Numerous representatives of “formal aesthetics” and art critics who orient themselves on the Neo-Platonist-Hegelian understanding of the beautiful as the optimal expression of the idea were IF Herbart, R. Zimmerman, E. Hanslik, K. Filler, A. Gilderbrand, A. Riegl, G. Wolfflin. In the spirit of some medieval scholastics, they argued that beauty lies only in the formal laws of the organization of the object-in rhythm, proportions, color relationships, the laws of composition, the structural principles of visual and sound forms, and so on. On the contrary, the “psychological aesthetics” (G.T. Fechner, T. Lipps, etc.) emphasized the subjectivity of the beautiful, explaining it following the theory developed by them for “feeling” (Lips, Aesthetic Feeling, 1899) – transferring to the contemplated object experiences of the subject. Lipps “defined beauty” as an object’s correspondence to the nature of an aesthetically evaluating subject. ” Phenomenological aesthetics (R.Ingarden, N.Gartman) considered the beautiful as the main aesthetic value. Much attention was paid to the problem of the beautiful Marxist-Leninist aesthetics, which focused on the social and labor nature of beauty and scholastically affirmed the meaning of aesthetic activity in the transformation of reality “according to the laws of beauty”; beauty was defined as “perfect in its way,” as “correlation with the social ideal,” as the highest aesthetic value; The historical, social, ethnic relativity of the beautiful was proved. Heidegger saw in beauty one of the forms of the “being of truth as unconcealment,” believing the truth to be “the source of artistic creation.” Gadamer, actively relying on Kant’s aesthetics, argued that the “ontological function” of the beautiful is to “bridge the gap across the abyss that separates the ideal and the real”. Finally, Adorno, testifying to the “crisis of beauty” in contemporary art and the science of it, pays much attention to this category in his “Aesthetic theory” (1970) and sees the salvation of “aesthetic from extinction” in reference to a somewhat reinterpreted Kantian understanding in the spirit of the times beautiful.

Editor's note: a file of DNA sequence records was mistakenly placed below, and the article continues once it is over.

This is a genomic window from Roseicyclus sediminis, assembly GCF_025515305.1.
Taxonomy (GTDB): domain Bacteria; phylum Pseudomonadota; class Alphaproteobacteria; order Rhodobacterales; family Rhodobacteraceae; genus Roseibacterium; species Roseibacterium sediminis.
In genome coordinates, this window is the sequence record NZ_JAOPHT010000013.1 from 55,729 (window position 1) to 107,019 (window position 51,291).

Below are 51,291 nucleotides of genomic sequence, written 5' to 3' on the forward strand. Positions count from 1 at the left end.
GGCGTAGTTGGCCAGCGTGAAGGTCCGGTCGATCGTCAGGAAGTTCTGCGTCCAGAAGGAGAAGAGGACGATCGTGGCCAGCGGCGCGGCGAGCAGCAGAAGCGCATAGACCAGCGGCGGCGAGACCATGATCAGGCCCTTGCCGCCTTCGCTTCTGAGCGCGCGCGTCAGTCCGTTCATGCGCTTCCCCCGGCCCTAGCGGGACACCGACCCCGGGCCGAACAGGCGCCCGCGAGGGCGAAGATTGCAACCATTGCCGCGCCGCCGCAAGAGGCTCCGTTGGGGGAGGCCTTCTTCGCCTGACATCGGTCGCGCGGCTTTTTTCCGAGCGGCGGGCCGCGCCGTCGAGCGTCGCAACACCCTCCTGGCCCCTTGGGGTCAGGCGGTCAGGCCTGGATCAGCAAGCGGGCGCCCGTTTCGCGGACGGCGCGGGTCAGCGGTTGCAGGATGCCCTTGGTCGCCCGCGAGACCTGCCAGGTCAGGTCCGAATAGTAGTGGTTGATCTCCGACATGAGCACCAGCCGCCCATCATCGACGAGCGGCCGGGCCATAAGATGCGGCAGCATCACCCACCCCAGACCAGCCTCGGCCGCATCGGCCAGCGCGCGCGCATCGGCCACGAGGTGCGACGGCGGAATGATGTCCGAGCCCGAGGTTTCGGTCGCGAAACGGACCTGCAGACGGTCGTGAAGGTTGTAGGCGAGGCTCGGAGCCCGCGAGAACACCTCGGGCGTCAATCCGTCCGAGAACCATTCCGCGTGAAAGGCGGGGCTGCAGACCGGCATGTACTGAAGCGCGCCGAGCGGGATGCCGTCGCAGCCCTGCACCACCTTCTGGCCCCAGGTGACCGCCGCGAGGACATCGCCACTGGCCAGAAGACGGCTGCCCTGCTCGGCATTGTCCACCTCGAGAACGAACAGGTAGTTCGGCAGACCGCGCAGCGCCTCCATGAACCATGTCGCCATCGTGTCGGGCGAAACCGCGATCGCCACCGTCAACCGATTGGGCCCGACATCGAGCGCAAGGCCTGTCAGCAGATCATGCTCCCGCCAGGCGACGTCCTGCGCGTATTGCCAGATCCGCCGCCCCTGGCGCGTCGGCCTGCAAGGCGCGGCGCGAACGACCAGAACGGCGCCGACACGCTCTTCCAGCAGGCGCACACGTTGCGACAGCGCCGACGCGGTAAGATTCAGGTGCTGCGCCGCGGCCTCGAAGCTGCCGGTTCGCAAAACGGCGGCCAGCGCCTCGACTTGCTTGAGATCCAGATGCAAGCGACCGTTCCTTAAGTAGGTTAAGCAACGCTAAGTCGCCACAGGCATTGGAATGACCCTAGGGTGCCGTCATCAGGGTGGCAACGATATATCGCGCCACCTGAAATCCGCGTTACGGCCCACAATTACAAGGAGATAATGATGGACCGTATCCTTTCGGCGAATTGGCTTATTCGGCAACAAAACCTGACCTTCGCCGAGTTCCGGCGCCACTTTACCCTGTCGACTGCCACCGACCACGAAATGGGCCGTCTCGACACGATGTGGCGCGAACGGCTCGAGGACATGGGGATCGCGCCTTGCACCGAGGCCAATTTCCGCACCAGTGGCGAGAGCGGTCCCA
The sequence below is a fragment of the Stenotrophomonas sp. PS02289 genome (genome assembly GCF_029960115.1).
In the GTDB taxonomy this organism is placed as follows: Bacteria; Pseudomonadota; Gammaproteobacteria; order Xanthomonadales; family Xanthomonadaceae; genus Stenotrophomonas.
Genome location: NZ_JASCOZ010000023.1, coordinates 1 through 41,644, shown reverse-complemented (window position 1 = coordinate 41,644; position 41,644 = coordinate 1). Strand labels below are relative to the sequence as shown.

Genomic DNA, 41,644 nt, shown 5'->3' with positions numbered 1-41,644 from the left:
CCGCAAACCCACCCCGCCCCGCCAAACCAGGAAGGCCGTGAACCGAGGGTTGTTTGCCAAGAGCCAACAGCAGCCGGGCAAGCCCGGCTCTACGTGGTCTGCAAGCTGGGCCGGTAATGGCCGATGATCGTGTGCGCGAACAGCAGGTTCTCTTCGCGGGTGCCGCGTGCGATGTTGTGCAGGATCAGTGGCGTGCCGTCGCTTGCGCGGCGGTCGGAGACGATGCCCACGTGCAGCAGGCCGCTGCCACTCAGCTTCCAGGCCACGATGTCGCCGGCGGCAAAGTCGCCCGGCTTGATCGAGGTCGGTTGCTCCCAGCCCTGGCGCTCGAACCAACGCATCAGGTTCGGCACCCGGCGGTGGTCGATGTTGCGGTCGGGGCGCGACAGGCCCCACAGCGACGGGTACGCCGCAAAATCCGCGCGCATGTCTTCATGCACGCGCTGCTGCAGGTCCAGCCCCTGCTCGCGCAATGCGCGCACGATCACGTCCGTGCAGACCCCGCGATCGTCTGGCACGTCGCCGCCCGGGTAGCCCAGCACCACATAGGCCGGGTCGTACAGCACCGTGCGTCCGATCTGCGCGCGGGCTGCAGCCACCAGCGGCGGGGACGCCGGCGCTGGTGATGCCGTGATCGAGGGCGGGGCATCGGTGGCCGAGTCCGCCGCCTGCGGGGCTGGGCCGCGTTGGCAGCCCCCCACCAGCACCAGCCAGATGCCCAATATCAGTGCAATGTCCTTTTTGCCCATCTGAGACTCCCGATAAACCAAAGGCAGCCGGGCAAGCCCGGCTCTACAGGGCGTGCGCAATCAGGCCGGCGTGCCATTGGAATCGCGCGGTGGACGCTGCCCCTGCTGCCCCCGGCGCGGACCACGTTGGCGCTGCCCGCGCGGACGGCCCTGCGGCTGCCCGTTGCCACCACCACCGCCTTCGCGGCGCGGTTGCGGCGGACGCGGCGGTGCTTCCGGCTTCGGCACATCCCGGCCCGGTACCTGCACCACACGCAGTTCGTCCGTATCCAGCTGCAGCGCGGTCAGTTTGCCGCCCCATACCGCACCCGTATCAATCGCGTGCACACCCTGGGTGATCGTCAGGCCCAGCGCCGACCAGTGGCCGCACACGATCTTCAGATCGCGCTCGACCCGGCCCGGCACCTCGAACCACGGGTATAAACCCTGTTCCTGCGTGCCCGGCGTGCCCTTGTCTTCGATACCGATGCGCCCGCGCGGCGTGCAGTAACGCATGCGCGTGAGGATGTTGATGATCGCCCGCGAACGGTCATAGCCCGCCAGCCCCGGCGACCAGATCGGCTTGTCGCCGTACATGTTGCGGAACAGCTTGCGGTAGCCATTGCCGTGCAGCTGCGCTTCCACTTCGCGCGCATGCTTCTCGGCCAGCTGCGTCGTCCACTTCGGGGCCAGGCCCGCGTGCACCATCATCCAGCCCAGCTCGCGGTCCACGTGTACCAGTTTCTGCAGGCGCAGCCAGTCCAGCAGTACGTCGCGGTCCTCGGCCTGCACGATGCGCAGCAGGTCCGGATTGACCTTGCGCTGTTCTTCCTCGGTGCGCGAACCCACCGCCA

In the vein of the Christian tradition, religious thinkers of the 20th century highly estimated beauty. – Neo-Thomists and representatives of neo-Orthodox Christianity. In particular, Florensky considered beauty to be the most important component of sacred onto-gnoseology, the phenomenon of human existence on the paths of cognition-love-transubstantiation. “What is true for the subject of knowledge, then for his object there is a love for him, and for the contemplative cognition (cognition by the subject of the object) is beauty” (Pillar and the statement of Truth). One of the main creators of beauty, he considered the Christian ascetics, and asceticism – the art of art, “the art of the arts.” The purpose of this “art” he saw in the “contemplative management” of the highest Beauty – God. The science of “beauty” (φιλοκαλία) leads an ascetic to the transformation of spirit and flesh and the discovery of the pristine beauty of creation in terrestrial life. The subject of the aspirations of the ascetics and their distinctive feature is “the beauty of the spiritual, the dazzling beauty of the radiant, luminous personality, a whitewashed and carnal person inaccessible.”
Modern classical aesthetics considers the beautiful not in isolation, but in the system of its basic categories, including aesthetic, sublime, ugly, tragic, comic, art.